That’s Boo Boo. Boo Boo is a childhood friend. That’s actually a shot behind Michelangelo Apartments on 149th Street and Park Avenue.

Boo Boo (Photo courtesy of Joe Conzo)

I’ll tell you a real story: The Netflix show, The Get Down. They used a bunch of my photos as reference. In the first episode of The Get Down, as an homage to me, there’s a classroom scene with a kid walking around with a camera. At the premiere opening [the director, Baz Luhrmann], he stood me up and said Joe, that’s an homage to you.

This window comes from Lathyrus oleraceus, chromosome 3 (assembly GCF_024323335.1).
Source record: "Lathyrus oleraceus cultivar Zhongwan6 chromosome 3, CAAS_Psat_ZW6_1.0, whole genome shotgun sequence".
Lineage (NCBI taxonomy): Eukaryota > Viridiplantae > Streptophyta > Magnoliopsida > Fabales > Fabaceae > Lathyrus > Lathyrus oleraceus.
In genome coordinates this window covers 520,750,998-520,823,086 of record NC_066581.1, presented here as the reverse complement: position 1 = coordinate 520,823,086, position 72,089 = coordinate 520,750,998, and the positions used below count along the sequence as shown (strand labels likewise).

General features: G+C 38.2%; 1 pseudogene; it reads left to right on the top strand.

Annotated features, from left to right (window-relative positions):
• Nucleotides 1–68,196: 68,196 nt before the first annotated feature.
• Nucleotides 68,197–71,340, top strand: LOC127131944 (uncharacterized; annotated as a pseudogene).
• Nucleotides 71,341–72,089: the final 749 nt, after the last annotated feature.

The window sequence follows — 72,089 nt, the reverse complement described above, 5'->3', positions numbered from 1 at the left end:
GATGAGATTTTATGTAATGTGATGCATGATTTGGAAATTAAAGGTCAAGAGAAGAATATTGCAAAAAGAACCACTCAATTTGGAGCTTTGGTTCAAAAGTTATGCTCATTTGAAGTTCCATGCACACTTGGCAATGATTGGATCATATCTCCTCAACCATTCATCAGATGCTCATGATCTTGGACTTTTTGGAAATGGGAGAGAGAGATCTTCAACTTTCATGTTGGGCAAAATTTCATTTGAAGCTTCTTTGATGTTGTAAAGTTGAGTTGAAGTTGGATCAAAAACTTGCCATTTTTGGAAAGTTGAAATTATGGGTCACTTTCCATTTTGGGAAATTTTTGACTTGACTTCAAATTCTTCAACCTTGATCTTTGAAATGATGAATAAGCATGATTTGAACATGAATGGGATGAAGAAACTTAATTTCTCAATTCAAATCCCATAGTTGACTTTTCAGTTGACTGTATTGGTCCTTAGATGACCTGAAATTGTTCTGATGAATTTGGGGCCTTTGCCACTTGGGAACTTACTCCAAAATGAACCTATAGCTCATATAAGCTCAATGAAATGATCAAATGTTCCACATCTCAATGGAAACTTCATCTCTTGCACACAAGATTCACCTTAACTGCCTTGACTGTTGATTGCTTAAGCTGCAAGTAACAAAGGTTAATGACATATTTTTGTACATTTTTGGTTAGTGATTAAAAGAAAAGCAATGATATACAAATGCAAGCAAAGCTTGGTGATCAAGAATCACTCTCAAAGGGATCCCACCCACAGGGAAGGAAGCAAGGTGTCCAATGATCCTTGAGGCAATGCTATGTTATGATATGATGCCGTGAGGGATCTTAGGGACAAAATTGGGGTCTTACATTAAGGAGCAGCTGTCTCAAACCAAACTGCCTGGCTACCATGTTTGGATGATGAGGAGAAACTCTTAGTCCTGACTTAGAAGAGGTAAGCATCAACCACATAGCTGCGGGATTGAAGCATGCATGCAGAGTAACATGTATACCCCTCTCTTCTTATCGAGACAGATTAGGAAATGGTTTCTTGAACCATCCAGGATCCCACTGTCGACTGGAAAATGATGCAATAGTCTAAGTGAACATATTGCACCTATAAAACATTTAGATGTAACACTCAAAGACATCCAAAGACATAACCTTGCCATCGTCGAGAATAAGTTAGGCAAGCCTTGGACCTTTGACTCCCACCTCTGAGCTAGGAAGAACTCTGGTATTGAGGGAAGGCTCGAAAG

I loved it. There’s so much controversy to the series because it wasn’t this, it wasn’t that. It wasn’t a documentary. It was a Hollywood series based on some true facts. I love the references to the true things that did happen. The gangs in the South Bronx, the local politicians, and the birth of hip hop. I loved the true references to those points, but it wasn’t a documentary, it was Hollywood… they hired me for two days to be a set photographer.

Your last name, is it Italian?

Who knows? I’m part Italian. On my mother’s side I’m Puerto Rican / Cuban and on my father’s side I’m Puerto Rican / Italian.

Joe Conzo, Jr. at LaGuardia Community College. (Photo by Francisco Molina Reyes II)

Tell me about your “Born in the Bronx” shop. What inspired you to create it?